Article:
Author's talk: The Swamp Fox: How Francis Marion Saved the American Revolution
May 11, 2017 –
In honor of the 234th anniversary of the founding of the Society of the Cincinnati, historian John Oller discusses and signs copies of his biography of Francis Marion, an original Society member and famous leader of a band of South Carolina militiamen during the American Revolution.
In the darkest days of the American Revolution, Francis Marion and his band of militia freedom fighters kept hope alive for the patriot cause during the critical British "southern campaign." Employing insurgent guerrilla tactics that became commonplace in later centuries, Marion and his brigade inflicted enemy losses that were individually small but cumulatively a large drain on British resources and morale.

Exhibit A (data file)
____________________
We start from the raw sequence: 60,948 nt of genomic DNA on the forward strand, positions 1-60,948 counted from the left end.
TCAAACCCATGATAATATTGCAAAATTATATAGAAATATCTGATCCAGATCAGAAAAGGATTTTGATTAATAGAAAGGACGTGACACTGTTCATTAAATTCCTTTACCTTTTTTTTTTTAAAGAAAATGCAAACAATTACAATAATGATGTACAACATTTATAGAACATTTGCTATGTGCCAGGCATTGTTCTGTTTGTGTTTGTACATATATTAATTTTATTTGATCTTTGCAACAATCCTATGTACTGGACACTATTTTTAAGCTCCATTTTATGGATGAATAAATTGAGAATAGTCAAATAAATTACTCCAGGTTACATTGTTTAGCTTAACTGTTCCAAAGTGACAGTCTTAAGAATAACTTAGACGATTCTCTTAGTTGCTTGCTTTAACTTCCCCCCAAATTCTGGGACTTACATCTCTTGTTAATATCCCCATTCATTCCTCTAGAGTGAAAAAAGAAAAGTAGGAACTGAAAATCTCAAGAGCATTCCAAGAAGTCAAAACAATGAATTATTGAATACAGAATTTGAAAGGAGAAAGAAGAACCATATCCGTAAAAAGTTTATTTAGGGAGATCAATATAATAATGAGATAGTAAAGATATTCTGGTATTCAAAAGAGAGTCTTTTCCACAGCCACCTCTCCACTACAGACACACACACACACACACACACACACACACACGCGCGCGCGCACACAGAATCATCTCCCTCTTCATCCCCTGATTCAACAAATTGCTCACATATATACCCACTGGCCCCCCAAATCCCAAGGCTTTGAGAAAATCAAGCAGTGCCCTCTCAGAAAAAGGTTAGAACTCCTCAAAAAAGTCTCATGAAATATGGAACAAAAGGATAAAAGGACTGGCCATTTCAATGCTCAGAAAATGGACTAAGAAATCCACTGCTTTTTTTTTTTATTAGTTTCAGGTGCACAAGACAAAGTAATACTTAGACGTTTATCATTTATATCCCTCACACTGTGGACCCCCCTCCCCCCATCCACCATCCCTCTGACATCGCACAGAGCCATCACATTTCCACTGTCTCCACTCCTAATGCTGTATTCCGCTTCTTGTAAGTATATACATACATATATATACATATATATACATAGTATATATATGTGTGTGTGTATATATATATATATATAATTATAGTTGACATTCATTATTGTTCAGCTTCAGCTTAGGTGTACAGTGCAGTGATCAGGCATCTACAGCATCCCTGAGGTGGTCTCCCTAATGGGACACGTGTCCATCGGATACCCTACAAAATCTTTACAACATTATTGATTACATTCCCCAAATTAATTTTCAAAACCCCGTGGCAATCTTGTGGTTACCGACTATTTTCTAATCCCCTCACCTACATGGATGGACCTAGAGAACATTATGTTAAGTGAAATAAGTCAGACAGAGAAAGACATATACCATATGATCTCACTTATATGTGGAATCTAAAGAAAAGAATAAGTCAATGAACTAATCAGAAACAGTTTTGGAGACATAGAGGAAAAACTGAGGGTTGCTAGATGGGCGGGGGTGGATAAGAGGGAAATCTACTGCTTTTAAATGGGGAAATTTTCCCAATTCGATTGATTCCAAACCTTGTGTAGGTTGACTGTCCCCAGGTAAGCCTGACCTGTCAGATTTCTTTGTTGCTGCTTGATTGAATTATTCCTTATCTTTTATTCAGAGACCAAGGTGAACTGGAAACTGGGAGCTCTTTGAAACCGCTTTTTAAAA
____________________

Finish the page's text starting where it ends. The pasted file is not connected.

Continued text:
In this action-packed biography we meet many colorful characters from the Revolution: Banastre Tarleton, the British cavalry officer who relentlessly pursued Marion over twenty-six miles of swamp, only to call off the chase and declare (per legend) that "the Devil himself could not catch this damned old fox," giving Marion his famous nickname; Thomas Sumter, the bold but rash patriot militia leader whom Marion detested; Lord Cornwallis, the imperious British commander who ordered the hanging of rebels and the destruction of their plantations; "Light-Horse Harry" Lee, the urbane young Continental cavalryman who helped Marion topple critical British outposts in South Carolina; but most of all Francis Marion himself, "the Washington of the South," a man of ruthless determination yet humane character, motivated by what his peers called "the purest patriotism."
In The Swamp Fox, the first major biography of Marion in more than forty years, John Oller provides a fresh look both at Marion, the man, and how he helped save the American Revolution.
The talk will last approximately 45 minutes. Copies of the book will be available for purchase, and a book signing will follow the lecture. Light refreshments will be served.